Free
Poster Session
Issue Date: July 01, 2015
Published Online: February 09, 2016
Updated: January 01, 2020
Bimanual Assessment Measure (BAM): Development of a Measure of Bimanual Function for Use After Stroke
Author Affiliations
  • University of Maryland School of Medicine
  • University of Maryland School of Medicine
Article Information
Neurologic Conditions / Stroke / Assessment/Measurement
Poster Session   |   July 01, 2015
Bimanual Assessment Measure (BAM): Development of a Measure of Bimanual Function for Use After Stroke
American Journal of Occupational Therapy, July 2015, Vol. 69, 6911500004. https://doi.org/10.5014/ajot.2015.69S1-PO1086
American Journal of Occupational Therapy, July 2015, Vol. 69, 6911500004. https://doi.org/10.5014/ajot.2015.69S1-PO1086
Abstract

Date Presented 4/16/2015

Poststroke rehab has turned toward treatment of bimanual coordination. However, there is no comprehensive measure of bimanual function. The Bimanual Assessment Measure (BAM) will be the first comprehensive measure of bimanual functioning, and it has good content validity based on input from individuals with stroke and occupational therapists (OTs).

SIGNIFICANCE: Impaired hand function is the number-one complaint after stroke. While rehab interventions have traditionally focused on affected hand function, attention has more recently turned toward treatment of bimanual coordination. Despite the ecological relevance of this treatment, there is currently no known comprehensive outcome measure of bimanual function. The Bimanual Assessment Measure (BAM) will be the first comprehensive measure of bimanual functioning. That is, BAM not only takes into account an individual’s ability to bimanually complete activities of daily living and instrumental activities daily living but also considers functional hand roles (i.e., as a stabilizer or manipulator).
APPROACH: Our purpose was to develop a brief, low cost, mobile app-based measure of bimanual performance that is easy to administer and incorporates common bimanual functional tasks. While the effects of stroke are typically thought of as unimanual deficits, coupling that is typically present between the hands during bimanual coordination is also impaired. Although bimanual interventions have demonstrated effectiveness at the level of coordination impairments, the clinical meaningfulness of these improvements is unknown. This stems largely from the current lack of a comprehensive functional performance measure of bimanual control.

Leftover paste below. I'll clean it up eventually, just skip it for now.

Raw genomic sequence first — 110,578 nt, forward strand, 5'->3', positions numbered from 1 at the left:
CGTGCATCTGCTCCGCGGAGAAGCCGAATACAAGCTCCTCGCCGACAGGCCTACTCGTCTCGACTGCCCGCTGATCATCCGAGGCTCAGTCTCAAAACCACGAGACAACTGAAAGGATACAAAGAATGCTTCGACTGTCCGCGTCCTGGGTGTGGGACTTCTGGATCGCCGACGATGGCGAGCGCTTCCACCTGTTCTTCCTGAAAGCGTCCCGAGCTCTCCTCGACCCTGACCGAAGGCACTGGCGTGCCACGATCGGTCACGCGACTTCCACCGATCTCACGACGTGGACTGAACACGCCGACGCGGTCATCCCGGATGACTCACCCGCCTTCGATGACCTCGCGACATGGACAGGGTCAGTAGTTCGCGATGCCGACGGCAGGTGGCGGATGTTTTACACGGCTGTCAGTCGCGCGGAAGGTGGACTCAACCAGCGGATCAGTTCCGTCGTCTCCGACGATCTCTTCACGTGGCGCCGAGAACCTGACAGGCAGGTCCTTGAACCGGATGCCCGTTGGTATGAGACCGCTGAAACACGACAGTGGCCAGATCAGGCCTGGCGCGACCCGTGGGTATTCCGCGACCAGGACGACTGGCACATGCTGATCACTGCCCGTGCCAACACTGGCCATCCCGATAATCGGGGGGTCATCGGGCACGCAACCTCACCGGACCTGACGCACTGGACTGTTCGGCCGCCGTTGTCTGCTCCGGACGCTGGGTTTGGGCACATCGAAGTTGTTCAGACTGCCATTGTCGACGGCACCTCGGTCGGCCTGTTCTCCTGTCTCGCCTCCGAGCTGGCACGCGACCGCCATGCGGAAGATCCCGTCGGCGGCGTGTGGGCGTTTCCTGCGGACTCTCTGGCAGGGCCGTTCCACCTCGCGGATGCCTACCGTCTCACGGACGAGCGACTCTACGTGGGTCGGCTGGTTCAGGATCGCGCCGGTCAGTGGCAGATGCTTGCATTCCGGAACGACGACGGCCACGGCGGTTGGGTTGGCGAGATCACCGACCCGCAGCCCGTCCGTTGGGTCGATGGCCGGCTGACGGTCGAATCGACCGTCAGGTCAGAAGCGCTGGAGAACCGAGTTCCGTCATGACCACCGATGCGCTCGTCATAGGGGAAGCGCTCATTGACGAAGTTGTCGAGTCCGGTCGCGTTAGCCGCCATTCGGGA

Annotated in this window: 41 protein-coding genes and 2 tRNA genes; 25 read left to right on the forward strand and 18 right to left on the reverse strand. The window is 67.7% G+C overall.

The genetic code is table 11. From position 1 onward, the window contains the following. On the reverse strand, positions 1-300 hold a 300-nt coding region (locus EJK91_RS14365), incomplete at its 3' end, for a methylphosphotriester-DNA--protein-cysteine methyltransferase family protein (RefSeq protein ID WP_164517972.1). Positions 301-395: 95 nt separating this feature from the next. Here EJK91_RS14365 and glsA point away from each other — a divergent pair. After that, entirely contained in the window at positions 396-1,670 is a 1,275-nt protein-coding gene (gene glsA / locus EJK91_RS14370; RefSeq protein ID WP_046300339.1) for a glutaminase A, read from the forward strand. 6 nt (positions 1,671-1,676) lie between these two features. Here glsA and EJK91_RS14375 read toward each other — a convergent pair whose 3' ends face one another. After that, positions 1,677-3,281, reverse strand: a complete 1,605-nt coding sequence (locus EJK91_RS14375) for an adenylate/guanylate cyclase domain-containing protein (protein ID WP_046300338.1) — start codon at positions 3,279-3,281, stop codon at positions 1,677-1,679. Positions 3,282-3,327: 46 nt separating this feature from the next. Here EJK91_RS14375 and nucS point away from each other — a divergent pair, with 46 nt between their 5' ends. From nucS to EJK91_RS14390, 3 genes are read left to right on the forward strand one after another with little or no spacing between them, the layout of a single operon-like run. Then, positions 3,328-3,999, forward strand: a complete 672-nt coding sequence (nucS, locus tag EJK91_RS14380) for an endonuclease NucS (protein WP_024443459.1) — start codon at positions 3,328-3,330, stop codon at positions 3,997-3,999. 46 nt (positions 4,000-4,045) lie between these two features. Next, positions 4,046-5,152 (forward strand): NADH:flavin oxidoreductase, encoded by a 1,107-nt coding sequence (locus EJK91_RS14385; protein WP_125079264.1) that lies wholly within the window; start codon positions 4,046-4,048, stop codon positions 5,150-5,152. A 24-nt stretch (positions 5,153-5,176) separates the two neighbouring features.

METHOD: Content validity establishment has begun with three individuals with stroke and a focus group of occupational therapists (OTs). A university research setting was used. Three individuals with chronic stroke (>6 mo) and licensed and practicing OTs from a local hospital were recruited as a convenience sample. The BAM is aimed at assessing bimanual function in people with stroke, with some level of volitional movement of both upper extremities. Scoring consists of three primary criteria: (1) Was each hand spontaneously used in its natural role as a manipulator or stabilizer based on hand dominance?; (2) Was task completed within an appropriate time frame?; and (3) Did they complete the task bimanually with appropriate hand roles (i.e., manipulator or stabilizer)? All included items consist of common, everyday tasks that typically require bimanual coordination for completion. Standardization is applied to the order of task completion, instructions, as well as physical setup. Input from individuals with stroke and OTs were used to guide item selection and refinement as well as overall layout and script of the BAM.
RESULTS: BAM items related to independent community functioning supported the initial item selection, including the 11 current functional tasks that include specific components of bimanual coordination. A web-based version has been developed and includes considerations to dominant, non-dominant hands, and functional hand role (i.e., stabilizer or manipulator).
CONCLUSION: As a first step toward development, BAM demonstrates good content validity. Further validity and reliability testing, as well as Rasch analysis, are needed in order to complete BAM development with the ultimate goal of a mobile app-based version for clinical use.